2018 midterms

Drug Costs Are Too High, But Trump’s Proposal Was Primarily About the Midterms

Trump unveils his plan at the Department of Health and Human Services on October 25, 2018. Photo: NICHOLAS KAMM/AFP/Getty Images

Donald Trump may be trying to direct voters’ attention to a migrant caravan in Central America, but he also knows it’s a health-care election. On Thursday, the president announced a plan to bring down drug costs for Medicare. The government intends to create an international pricing index, which would, the New York Times reported, use “foreign drug prices as a reference or benchmark to judge prices in the United States.” The idea isn’t new, but it hasn’t received much political traction, largely because drug companies themselves vehemently oppose it — and have the money to make sure Congress heavily weights their concerns. Other portions of the proposal, which is the result of a drafting process HHS began earlier this year, would allow vendors to negotiate prices for certain medications covered under Medicare Part B. “Not all drugs would be included in this test. CMS would focus on drugs made by just one company (which tend to be expensive) and biologic medicines, which make up a large share of Medicare Part B spending,” Politico reported. The proposal would also allow HHS officials to charge a flat incentive fee for doctors who prescribe certain medications; currently, doctors can receive higher fees for more expensive drugs.

The president is certainly right one about one thing: Drug prices are too damn high. But Trump’s rhetoric on drug pricing sounds awfully similar to the rest of his nationalist message, and as a result, he fails to really address the problem he wants to solve. “Americans pay more so that other countries can pay less, very simple, that’s exactly what it is,” he said. “It’s wrong, it’s unfair, it’s not surprising where it’s far more costly to us than even this and we’re changing them also.”

This isn’t the first time Trump has blamed high drug prices on “global freeloaders,” and while there’s some evidence that they are “free-riding,” as one economist put it to Vox, Trump’s rhetoric ultimately amounts to misdirection. American pharmaceutical companies charge obscene amounts for drugs like insulin because they can get away with it. Prices are lower in other countries because those nations have structures in place that allow them to negotiate prices. If you’re upset about high drug prices, blame America’s commitment to a relatively unrestrained free market, not, say, the policies of the U.K.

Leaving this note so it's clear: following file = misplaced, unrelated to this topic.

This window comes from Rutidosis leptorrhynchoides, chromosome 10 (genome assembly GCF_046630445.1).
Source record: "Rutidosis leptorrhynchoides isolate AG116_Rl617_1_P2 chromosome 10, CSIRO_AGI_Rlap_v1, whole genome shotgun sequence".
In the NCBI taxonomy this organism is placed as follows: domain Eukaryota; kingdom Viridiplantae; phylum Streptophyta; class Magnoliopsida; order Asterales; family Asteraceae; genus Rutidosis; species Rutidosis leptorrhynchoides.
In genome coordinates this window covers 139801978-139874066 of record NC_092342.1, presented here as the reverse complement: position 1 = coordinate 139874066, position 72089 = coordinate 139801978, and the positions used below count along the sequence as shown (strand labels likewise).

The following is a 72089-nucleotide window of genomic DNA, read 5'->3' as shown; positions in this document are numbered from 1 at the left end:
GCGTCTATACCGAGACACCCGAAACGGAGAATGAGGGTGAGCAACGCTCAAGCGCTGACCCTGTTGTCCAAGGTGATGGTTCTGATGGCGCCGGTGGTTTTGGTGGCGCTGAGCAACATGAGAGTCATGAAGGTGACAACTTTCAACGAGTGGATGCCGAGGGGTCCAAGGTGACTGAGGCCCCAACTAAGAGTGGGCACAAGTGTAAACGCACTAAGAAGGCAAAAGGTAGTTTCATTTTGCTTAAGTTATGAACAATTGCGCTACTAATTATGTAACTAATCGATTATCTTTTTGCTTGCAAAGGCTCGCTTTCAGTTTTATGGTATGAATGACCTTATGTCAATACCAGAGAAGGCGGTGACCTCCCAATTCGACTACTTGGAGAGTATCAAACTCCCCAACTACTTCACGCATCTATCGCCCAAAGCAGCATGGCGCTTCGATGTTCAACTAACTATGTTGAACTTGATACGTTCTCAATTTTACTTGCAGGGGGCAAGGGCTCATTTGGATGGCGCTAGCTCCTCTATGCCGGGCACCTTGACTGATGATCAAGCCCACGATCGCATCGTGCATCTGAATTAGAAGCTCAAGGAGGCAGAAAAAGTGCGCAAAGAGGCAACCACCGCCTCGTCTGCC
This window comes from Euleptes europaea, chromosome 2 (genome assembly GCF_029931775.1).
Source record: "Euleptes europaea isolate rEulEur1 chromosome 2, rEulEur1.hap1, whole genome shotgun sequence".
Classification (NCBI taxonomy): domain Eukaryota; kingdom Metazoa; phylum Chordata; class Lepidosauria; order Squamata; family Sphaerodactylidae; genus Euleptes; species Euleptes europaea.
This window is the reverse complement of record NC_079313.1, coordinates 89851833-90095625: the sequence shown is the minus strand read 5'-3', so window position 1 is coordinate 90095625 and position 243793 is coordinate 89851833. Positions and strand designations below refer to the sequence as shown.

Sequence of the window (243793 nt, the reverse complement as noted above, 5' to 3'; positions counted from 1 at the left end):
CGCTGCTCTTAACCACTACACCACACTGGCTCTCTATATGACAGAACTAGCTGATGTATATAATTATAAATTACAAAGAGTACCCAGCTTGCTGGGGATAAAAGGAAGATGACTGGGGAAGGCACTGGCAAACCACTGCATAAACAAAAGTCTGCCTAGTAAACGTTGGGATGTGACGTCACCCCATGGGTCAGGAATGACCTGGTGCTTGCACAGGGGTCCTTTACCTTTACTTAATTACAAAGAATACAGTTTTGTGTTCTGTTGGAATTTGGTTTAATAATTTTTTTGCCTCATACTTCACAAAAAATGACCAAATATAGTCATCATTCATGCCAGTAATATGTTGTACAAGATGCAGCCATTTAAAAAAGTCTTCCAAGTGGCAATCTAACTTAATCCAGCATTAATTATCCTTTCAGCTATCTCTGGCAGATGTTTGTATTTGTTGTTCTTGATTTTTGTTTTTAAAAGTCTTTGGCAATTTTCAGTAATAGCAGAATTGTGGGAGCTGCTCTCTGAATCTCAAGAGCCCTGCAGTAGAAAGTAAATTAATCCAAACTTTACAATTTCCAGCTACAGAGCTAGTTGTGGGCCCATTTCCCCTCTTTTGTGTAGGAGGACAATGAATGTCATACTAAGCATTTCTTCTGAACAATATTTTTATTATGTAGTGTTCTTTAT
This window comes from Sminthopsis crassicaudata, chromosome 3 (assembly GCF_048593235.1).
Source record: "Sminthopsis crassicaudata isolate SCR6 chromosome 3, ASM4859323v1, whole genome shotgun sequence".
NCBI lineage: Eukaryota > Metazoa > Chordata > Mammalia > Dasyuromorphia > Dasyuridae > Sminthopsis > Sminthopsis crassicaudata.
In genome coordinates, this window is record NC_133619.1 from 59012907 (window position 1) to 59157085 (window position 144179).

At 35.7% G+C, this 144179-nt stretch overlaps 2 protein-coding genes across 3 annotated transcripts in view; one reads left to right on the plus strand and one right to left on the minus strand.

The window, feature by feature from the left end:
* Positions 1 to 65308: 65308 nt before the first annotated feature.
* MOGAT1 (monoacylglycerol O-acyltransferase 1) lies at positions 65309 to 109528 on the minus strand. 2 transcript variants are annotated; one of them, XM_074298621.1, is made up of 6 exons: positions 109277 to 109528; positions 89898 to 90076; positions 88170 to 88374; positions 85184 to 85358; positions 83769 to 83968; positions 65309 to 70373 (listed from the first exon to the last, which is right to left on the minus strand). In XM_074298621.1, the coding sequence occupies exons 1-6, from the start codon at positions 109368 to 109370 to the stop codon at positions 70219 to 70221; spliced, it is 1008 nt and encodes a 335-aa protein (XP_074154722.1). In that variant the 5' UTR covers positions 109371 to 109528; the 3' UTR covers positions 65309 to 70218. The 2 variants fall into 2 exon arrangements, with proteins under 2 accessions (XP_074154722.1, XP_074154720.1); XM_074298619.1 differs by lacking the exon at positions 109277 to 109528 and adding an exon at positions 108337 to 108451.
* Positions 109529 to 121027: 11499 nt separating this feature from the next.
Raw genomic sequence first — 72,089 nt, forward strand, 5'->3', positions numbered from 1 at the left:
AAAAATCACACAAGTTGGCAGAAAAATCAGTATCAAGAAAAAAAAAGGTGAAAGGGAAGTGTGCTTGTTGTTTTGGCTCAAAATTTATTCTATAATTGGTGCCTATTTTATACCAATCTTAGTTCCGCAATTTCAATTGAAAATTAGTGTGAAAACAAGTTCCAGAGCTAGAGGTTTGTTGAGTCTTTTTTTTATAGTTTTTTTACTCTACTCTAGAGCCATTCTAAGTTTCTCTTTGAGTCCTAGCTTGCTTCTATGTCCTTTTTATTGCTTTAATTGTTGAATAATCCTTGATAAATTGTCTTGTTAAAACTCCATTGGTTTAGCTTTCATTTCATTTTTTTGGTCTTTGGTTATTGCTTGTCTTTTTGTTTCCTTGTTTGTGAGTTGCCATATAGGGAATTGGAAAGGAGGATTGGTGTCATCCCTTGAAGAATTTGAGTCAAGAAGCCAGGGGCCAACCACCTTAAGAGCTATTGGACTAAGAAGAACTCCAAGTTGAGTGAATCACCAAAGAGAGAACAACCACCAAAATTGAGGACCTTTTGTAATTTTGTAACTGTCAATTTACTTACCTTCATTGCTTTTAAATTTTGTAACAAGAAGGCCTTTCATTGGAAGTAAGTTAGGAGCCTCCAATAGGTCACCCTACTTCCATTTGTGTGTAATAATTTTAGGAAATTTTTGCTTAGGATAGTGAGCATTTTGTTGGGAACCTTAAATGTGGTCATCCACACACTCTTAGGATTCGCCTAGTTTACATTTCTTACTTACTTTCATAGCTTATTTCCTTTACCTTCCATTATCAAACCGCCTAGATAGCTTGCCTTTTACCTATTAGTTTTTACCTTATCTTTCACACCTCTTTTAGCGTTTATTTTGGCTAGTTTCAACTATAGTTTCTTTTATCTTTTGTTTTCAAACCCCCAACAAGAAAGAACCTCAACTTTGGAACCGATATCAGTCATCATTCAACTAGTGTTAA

Thursday’s proposal is the latest in a series of Trump attempts to polish his party’s health-care image. An HHS proposal to force pharmaceutical ads on television to list the prices of drugs that cost more than $35 for a 30-day supply probably wouldn’t cause any harm, but there isn’t a lot of evidence that it would do much good, either. If a patient needs a specific drug, they need a specific drug; knowing the drug’s price changes nothing about their material circumstance. Another recent Trump policy appears more substantive: He signed a bill that bans gag clauses for pharmacists, which prohibit them from telling patients that a less expensive version of the drug is available.

Right now, Trump’s plan for cutting drug costs is just a proposal. As Politico explained, it still has to go through a federal rulemaking process, so even if the administration’s policies are sound their consequences won’t be felt for a while. Trump’s announcement feels like a distraction at most — which is exactly what Republicans need. In multiple midterm races, Republican incumbents have denied claims that they oppose protections for people with preexisting conditions. But it will be difficult for the party to escape its own health-care record. Since the Affordable Care Act came into effect, Republicans have been determined to strip away the law’s most progressive proposals. The Justice Department has refused to defend the ACA’s preexisting conditions protections against a lawsuit filed by 20 Republican state attorneys general. Had Republicans been able to enact the American Health Care Act in 2017, poor Americans would have borne the brunt of the costs; the version of AHCA passed by the House would have cut $880 billion from Medicaid. Trump himself called the bill “mean,” but not before he’d spent weeks defending it from criticism.

2018 is the health-care midterm for a reason: Donald Trump and the rest of his party spent the last two years trying to advance policies that would deprive the most vulnerable Americans of access to health care. And as Politico notes, it appears most voters didn’t even hear about the president’s cost-cutting promises. Trump can complain about high drug prices all he wants. But for many voters, the health-care moment they remember on November 6 will likely be the celebratory beers House Republicans brought into the Capitol after they voted for AHCA.

Drug Costs Are Too High, But Trump’s Plan Was About Midterms